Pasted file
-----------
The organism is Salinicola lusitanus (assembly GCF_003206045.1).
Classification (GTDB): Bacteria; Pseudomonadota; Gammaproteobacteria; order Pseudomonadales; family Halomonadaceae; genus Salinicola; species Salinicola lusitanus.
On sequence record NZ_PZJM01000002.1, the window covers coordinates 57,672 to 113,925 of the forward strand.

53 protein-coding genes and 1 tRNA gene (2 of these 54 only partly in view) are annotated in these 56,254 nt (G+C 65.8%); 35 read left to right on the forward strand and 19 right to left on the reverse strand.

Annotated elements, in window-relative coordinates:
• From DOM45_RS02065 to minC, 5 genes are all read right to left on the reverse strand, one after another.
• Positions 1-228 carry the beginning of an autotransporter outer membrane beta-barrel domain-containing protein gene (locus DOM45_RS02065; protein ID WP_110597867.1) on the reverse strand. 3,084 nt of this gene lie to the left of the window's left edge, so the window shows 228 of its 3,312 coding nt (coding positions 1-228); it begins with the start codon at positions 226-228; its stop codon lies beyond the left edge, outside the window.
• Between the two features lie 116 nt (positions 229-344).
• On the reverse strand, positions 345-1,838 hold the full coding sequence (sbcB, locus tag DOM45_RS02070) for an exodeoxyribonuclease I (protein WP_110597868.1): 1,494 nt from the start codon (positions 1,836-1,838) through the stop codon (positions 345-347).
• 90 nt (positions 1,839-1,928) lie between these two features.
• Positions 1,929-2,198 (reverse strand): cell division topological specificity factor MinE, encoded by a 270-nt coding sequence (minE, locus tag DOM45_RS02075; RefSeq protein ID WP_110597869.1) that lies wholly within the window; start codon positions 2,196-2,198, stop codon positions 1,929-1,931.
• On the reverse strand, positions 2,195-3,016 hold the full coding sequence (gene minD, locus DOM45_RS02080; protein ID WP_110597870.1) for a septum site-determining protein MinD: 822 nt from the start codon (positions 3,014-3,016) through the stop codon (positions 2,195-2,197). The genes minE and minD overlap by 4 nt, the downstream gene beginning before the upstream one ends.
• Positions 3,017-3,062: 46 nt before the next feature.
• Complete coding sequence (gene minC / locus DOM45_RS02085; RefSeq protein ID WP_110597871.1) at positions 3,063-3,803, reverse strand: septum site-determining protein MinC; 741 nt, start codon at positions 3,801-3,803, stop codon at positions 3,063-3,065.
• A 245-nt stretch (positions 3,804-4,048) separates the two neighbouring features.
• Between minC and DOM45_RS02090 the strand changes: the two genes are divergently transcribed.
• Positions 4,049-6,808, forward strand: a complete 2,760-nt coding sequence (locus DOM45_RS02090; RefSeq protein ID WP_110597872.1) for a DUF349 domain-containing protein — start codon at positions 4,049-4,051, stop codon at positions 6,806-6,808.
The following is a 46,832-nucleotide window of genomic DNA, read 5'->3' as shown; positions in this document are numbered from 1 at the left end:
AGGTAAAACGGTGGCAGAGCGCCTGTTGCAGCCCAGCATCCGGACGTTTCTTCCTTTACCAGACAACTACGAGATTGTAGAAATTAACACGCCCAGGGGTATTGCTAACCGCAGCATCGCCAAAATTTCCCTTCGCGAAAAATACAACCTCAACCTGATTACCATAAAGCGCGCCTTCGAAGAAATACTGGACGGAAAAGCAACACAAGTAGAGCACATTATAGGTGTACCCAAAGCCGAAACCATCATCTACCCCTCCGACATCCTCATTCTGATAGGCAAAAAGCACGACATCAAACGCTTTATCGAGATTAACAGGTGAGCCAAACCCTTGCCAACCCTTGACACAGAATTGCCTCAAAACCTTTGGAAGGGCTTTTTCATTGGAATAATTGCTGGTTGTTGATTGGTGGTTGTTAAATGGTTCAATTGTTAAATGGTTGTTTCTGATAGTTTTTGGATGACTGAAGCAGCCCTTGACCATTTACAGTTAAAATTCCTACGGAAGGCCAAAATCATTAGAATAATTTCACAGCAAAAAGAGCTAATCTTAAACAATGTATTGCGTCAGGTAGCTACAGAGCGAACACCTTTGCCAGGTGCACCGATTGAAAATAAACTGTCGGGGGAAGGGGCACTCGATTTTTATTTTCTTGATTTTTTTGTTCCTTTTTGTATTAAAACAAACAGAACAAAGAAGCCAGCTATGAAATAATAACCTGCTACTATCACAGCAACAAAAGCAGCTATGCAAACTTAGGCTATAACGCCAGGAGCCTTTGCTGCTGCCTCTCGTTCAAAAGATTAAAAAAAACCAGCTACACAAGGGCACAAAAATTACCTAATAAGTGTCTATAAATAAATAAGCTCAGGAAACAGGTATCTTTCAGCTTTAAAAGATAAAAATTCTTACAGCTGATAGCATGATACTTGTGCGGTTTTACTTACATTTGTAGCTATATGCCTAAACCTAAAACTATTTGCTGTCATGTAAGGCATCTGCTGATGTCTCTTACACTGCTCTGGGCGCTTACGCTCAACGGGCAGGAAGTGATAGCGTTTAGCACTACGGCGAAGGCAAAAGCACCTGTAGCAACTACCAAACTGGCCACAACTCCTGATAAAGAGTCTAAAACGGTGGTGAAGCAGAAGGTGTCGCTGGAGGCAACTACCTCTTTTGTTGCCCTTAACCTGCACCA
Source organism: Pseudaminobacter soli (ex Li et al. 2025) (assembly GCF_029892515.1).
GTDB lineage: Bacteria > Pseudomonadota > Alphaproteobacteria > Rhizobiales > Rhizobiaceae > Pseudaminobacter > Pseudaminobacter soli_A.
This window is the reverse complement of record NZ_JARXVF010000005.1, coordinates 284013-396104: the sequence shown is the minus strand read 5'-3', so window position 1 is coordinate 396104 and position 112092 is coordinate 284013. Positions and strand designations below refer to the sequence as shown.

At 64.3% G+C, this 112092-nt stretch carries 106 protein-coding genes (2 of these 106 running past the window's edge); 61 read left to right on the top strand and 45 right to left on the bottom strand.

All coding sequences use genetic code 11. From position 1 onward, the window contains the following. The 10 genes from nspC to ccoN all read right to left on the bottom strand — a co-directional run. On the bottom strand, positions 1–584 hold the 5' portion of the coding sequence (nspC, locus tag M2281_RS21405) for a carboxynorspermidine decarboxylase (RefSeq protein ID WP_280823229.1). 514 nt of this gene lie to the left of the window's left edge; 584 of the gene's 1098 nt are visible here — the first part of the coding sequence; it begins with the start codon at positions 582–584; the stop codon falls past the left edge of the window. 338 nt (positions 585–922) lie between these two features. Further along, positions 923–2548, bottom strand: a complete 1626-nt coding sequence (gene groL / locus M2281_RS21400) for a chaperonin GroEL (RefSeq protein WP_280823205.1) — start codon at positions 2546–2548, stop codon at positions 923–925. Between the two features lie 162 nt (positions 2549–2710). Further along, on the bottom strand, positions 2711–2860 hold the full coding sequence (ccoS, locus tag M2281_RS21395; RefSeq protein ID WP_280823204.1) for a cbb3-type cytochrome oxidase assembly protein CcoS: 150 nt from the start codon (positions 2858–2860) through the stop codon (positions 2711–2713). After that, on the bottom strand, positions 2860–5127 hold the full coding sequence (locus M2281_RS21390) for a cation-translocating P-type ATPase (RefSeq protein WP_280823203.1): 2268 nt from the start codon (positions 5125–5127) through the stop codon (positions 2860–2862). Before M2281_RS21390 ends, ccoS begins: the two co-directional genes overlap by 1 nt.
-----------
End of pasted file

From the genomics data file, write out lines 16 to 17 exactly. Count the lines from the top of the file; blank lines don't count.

• Between minC and DOM45_RS02090 the strand changes: the two genes are divergently transcribed.
• Positions 4,049-6,808, forward strand: a complete 2,760-nt coding sequence (locus DOM45_RS02090; RefSeq protein ID WP_110597872.1) for a DUF349 domain-containing protein — start codon at positions 4,049-4,051, stop codon at positions 6,806-6,808.